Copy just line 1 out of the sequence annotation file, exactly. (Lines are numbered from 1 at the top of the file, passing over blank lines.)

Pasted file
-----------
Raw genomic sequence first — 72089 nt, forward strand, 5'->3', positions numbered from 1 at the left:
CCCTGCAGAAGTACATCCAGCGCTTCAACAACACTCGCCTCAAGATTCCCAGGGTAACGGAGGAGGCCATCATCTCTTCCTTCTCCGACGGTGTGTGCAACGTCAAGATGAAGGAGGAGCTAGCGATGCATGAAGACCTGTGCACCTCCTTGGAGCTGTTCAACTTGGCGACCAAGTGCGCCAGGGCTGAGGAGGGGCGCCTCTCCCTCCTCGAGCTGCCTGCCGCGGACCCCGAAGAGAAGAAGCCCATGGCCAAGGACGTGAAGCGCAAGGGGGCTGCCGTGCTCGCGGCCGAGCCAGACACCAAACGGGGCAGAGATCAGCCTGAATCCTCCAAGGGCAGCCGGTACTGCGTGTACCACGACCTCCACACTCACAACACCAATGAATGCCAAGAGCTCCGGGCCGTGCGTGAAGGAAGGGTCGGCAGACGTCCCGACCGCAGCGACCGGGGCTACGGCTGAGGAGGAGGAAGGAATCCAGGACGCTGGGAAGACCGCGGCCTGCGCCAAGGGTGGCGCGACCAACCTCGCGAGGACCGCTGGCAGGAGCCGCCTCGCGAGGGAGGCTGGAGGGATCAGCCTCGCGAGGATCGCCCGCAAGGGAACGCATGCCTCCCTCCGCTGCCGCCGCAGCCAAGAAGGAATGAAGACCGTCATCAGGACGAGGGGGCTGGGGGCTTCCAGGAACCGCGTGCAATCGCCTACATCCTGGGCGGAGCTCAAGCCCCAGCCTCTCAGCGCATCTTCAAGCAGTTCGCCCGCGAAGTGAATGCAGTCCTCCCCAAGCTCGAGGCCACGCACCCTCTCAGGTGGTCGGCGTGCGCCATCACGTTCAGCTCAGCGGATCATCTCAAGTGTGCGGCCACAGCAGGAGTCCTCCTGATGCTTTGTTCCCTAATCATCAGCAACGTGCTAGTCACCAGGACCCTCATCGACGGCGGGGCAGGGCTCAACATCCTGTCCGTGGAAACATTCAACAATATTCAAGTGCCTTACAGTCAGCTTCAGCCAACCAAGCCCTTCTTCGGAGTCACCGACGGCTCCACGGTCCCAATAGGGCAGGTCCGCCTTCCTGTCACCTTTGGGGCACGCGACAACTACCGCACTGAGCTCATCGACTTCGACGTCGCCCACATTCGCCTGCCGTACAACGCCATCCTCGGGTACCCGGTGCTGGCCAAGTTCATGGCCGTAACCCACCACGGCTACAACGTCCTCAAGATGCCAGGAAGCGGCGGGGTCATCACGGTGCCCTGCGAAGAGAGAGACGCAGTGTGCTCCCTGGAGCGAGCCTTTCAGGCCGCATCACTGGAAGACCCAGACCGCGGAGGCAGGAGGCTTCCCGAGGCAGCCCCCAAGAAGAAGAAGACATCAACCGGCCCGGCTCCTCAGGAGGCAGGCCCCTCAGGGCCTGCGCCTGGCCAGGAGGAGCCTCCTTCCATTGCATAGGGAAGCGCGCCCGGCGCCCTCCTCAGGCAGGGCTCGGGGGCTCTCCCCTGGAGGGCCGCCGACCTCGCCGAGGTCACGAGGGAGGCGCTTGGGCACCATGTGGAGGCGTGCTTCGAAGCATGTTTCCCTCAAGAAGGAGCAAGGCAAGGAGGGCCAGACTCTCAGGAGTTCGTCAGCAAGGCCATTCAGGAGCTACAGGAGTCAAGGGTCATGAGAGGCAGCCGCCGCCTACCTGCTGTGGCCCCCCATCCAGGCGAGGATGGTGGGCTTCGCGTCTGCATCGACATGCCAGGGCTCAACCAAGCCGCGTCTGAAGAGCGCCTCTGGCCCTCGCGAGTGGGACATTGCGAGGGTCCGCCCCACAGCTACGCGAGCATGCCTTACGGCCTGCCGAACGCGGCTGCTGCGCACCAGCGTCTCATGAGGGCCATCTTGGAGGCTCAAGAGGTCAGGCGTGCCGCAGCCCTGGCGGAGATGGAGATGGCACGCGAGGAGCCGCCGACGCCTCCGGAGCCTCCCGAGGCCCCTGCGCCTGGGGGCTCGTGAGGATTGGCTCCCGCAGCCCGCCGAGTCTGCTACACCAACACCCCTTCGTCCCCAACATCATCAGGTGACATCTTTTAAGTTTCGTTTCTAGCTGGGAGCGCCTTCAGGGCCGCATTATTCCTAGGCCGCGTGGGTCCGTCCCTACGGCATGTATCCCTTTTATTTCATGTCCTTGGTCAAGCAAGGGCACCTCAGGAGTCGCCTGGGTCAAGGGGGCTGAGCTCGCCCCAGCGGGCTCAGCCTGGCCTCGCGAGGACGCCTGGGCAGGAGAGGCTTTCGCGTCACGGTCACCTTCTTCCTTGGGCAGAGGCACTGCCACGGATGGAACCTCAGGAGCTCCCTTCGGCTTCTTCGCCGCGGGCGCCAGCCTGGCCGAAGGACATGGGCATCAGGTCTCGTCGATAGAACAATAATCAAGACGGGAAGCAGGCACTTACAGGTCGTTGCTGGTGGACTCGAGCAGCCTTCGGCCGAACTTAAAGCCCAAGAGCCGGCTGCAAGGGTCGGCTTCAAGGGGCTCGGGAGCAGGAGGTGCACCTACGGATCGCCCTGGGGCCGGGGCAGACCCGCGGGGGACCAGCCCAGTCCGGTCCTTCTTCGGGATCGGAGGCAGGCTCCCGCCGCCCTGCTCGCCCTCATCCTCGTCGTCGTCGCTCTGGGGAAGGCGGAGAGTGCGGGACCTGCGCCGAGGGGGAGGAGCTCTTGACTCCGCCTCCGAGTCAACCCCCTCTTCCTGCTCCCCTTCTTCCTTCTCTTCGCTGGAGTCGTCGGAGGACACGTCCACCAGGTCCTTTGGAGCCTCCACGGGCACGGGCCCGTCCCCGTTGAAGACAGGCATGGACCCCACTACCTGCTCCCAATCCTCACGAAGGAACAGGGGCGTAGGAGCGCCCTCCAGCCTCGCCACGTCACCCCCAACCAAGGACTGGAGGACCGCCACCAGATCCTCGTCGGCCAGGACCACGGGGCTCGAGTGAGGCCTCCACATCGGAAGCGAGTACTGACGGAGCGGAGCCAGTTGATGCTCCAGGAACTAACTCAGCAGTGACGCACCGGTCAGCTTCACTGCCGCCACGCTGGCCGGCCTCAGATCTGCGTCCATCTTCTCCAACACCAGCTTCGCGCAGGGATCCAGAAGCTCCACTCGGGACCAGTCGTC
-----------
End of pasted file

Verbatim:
Raw genomic sequence first — 72089 nt, forward strand, 5'->3', positions numbered from 1 at the left: